- Moderate candidates make gains in parliament, clerical body
- Rouhani's relationship with supreme leader remains priority
President Hassan Rouhani and his allies in Iran’s new parliament will set their sights on rebuilding the economy rather than risking the ire of hard-liners by advancing more liberal political and social change.
Reformist and moderate candidates supportive of Rouhani’s plan to overhaul the sanctions-damaged economy with the help of foreign investment were on course for their best showing in more than a decade after the Feb. 26 election, according to state-run media. Voters brought to an end the overwhelming majority in the 290-member house enjoyed by conservatives who remain deeply suspicious of efforts to develop ties with the West.
With economic recovery hinging on overseas investors, Rouhani’s government is seeking to pass laws that would attract international oil companies and make doing business in Iran easier for foreigners. A focus on loosening political and civil liberties would risk a backlash from rivals who control powerful conservative institutions. It may also face resistance from Rouhani’s boss: Supreme Leader Ali Khamenei.
“It’s very important to remember that everything will be down to his relationship with the supreme leader,” said Saeed Laylaz, an Iranian economist who was an adviser to former reformist President Mohammad Khatami. “Mr. Rouhani’s relationship with Mr. Khamenei is a million times more important than the new shape of the parliament.”
After securing a landmark nuclear accord with world powers that lifted a raft of sanctions, Rouhani is now seeking to translate his diplomatic coup into benefits for Iranians before next year’s presidential election, when he might seek a second term. Presenting a five-year development plan to the outgoing parliament in January, Rouhani said the government is targeting as much as $50 billion in investment a year to boost growth and create jobs.
Key to this will be upgrading energy infrastructure and investing in exploration to boost output of oil and gas. To achieve that, the Oil Ministry has devised new contracts linking fees paid to international companies to oil-price movements. Some hard-line politicians have vowed to oppose the plan, saying it amounts to squandering national wealth.
“More attractive packages for foreign companies could cause some issues with constitutional interpretations which may then create challenges in parliament,” said Ellie Geranmayeh, Middle East and North Africa policy fellow at the European Council on Foreign Relations in London.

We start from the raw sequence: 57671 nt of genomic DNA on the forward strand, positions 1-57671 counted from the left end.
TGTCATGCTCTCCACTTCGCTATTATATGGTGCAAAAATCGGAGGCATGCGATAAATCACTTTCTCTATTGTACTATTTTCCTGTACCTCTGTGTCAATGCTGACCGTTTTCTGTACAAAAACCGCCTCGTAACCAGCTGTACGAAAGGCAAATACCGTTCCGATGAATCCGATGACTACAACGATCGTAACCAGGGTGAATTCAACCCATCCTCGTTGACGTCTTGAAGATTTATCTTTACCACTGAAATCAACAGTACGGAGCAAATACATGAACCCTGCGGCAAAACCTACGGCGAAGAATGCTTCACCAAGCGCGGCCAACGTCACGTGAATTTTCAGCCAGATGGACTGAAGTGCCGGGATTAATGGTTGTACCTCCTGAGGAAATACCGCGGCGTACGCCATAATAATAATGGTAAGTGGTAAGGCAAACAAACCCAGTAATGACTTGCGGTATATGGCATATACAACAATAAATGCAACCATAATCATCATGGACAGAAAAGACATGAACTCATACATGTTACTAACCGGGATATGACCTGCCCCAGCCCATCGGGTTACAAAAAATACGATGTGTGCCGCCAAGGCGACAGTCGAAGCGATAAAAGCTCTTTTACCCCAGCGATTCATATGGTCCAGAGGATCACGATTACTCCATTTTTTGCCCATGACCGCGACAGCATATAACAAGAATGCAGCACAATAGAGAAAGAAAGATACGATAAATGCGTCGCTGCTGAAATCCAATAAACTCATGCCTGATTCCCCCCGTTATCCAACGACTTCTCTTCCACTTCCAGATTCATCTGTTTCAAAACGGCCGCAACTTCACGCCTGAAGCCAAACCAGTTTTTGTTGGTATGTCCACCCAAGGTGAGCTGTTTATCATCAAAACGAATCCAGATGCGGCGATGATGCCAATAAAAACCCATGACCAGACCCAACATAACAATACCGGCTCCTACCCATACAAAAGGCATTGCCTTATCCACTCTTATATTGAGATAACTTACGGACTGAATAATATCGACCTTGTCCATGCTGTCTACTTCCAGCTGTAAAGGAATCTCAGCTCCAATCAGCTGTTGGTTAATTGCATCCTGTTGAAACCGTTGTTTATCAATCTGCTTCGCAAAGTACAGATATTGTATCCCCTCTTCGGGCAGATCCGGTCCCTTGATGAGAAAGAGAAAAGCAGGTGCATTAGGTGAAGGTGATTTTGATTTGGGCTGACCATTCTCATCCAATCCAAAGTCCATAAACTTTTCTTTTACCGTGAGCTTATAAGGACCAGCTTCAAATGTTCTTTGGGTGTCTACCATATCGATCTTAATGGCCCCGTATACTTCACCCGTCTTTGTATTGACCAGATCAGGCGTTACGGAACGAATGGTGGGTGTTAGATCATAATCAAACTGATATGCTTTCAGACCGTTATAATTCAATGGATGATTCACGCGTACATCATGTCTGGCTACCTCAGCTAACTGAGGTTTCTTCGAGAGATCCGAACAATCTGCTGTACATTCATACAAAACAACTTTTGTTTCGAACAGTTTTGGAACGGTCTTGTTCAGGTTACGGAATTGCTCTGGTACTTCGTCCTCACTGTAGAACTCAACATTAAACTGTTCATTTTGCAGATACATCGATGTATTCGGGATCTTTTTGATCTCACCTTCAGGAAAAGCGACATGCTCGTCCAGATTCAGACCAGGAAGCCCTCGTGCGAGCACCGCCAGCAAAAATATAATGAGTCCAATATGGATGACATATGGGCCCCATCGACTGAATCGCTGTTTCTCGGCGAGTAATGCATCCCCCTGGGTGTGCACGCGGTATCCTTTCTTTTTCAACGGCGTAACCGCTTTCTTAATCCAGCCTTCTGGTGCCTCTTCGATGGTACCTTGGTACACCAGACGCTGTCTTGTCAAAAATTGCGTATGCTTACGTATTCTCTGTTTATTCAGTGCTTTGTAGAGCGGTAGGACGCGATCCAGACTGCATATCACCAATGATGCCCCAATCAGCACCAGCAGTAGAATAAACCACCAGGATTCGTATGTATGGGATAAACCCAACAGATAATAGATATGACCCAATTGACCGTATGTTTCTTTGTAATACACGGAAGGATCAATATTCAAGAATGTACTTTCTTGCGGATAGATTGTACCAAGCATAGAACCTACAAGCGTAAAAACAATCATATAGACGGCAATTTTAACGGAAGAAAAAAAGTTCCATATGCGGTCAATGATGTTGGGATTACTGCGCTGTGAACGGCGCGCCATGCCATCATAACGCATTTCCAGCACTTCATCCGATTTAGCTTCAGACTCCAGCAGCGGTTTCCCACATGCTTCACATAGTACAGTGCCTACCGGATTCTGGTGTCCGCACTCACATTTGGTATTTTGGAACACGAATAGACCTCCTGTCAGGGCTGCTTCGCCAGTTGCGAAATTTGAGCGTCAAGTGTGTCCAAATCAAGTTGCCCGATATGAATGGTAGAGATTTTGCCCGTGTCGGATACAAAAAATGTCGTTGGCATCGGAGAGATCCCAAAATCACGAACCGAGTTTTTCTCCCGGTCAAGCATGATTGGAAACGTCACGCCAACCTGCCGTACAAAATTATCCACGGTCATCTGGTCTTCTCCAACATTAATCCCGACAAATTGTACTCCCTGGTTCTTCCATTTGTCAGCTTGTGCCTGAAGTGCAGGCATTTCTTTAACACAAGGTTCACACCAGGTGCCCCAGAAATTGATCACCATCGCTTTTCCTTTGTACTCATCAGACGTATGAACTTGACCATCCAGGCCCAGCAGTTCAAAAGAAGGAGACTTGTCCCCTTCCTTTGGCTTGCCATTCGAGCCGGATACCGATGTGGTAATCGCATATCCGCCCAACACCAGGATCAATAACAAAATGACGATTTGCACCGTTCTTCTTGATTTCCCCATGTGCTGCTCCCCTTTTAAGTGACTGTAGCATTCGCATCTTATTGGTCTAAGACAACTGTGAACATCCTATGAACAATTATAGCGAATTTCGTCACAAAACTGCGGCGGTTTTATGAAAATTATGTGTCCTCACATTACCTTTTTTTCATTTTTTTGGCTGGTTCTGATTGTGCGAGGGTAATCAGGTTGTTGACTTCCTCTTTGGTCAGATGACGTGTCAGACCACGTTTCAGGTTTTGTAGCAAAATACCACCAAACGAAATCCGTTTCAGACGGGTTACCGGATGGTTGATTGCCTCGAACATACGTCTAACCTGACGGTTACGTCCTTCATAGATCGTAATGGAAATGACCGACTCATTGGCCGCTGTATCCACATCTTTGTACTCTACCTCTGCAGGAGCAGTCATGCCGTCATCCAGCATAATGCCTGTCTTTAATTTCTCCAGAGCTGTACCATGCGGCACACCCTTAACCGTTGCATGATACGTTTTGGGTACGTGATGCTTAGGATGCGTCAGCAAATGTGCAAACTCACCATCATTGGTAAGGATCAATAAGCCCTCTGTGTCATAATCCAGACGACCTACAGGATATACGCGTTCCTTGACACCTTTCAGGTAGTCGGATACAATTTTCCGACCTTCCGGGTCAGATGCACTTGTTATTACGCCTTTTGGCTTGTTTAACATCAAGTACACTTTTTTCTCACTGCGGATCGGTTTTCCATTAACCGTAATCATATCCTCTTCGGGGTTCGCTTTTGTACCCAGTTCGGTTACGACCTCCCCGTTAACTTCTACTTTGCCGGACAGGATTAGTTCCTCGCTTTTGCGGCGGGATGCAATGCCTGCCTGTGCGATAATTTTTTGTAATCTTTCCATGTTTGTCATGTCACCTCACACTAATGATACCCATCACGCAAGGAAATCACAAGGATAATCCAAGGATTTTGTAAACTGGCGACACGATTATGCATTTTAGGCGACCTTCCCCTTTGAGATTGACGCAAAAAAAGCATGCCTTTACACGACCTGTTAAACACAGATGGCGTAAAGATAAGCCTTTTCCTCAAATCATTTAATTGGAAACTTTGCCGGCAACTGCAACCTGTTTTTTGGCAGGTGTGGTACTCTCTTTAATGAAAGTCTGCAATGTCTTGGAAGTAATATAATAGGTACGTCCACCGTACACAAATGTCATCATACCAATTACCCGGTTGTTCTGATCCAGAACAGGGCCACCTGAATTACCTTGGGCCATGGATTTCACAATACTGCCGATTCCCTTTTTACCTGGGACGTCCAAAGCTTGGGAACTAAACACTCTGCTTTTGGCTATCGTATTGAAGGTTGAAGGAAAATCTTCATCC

Iranian lawmakers are aligned with blocs or factions, rather than being members of distinct political parties. The two biggest groupings are known as the Reformist and Principlist camps, the latter comprised of conservatives who generally oppose closer ties with the U.S. and its allies.
Results reported by local media showed a reformist-moderate alliance running almost head-to-head with the previously dominant conservatives. All 30 seats reserved for Tehran in parliament were won by lawmakers representing the tie-up, according to the Interior Ministry. It’s the best performance by moderate politicians in more than a decade, when allies of then-President Khatami held a majority in parliament, or Majlis. Back then, hard-liners who controlled institutions such as the judiciary reacted by closing down dozens of liberal publications and weakening the president’s authority.
Khatami was succeeded by Mahmoud Ahmadinejad, a former mayor of Tehran whose reign was marred by hyperinflation and economic hardship as Iran reeled under international sanctions targeting its nuclear program. So when preliminary results showed Rouhani’s allies in control of the capital’s 30 seats, reformists wasted no time in celebrating.
“Dear citizens! Attention please, attention please, Tehran is now free!” read one message posted on social media. The reformist Aftab newspaper heralded “the soft breeze of victory” in a headline on its front page on Sunday.
“No one can resist the will of a majority and whomever is unwanted by the people must step aside,” former President Ali Akbar Hashemi Rafsanjani, an ally of Rouhani and one of the early founders of the Islamic Republic, said on Twitter.
A list headed by Rouhani and Rafsanjani also took a lead in a separate vote for the Assembly of Experts, a clerical body tasked with selecting the supreme leader when the position becomes vacant. Renowned hard-line clerics Mohammad Taghi Mesbah Yazdi and Mohammad Yazdi, lost their seats. Both have opposed reforms.
For Rouhani, a key challenge will be balancing demands from reformists eager to push for more political and social freedom, and conservative opposition.
“Figures such as the key leaders of the reformist bloc who have now been more empowered within the parliament could push Rouhani toward a reform agenda that’s not necessarily the administration’s priority,” said Geranmayeh.
On Sunday, Khamenei hinted that parliamentary results shouldn’t be interpreted as a mandate to ignore some Iranians’ deep misgivings of world powers. “Progress doesn’t mean getting dissolved in the global arrogance,” he said, a term that refers to the U.S. Parliament “will have heavy responsibilities when it comes to this,” he said.
Unlike with Khatami, Rouhani’s ties with the supreme leader helped advance his number one priority -- sealing the nuclear deal over more than two years of talks. That remains crucial to the future of his presidency, said Laylaz.
Rouhani “has been successful in managing the relationship with Mr Khamenei. He did a lot of jobs that at first seemed impossible,” he said. “Fortunately there is cooperation between them and without that cooperation the president couldn’t do anything.”